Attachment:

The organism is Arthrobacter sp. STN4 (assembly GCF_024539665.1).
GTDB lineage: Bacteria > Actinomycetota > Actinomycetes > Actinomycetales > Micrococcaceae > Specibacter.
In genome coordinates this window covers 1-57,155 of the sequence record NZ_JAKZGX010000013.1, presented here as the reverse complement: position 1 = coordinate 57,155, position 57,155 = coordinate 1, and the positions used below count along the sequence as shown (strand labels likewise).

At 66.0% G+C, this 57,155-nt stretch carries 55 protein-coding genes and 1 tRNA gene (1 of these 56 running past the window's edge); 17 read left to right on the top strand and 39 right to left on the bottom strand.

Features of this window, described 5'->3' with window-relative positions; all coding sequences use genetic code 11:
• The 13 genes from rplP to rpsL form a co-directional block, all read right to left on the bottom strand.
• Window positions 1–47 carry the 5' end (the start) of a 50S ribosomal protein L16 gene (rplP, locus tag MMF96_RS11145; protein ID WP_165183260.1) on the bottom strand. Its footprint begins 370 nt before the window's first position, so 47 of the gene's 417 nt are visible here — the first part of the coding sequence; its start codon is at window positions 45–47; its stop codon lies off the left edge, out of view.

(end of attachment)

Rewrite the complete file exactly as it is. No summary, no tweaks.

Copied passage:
The organism is Arthrobacter sp. STN4 (assembly GCF_024539665.1).
GTDB lineage: Bacteria > Actinomycetota > Actinomycetes > Actinomycetales > Micrococcaceae > Specibacter.
In genome coordinates this window covers 1-57,155 of the sequence record NZ_JAKZGX010000013.1, presented here as the reverse complement: position 1 = coordinate 57,155, position 57,155 = coordinate 1, and the positions used below count along the sequence as shown (strand labels likewise).

At 66.0% G+C, this 57,155-nt stretch carries 55 protein-coding genes and 1 tRNA gene (1 of these 56 running past the window's edge); 17 read left to right on the top strand and 39 right to left on the bottom strand.

Features of this window, described 5'->3' with window-relative positions; all coding sequences use genetic code 11:
• The 13 genes from rplP to rpsL form a co-directional block, all read right to left on the bottom strand.
• Window positions 1–47 carry the 5' end (the start) of a 50S ribosomal protein L16 gene (rplP, locus tag MMF96_RS11145; protein ID WP_165183260.1) on the bottom strand. Its footprint begins 370 nt before the window's first position, so 47 of the gene's 417 nt are visible here — the first part of the coding sequence; its start codon is at window positions 45–47; its stop codon lies off the left edge, out of view.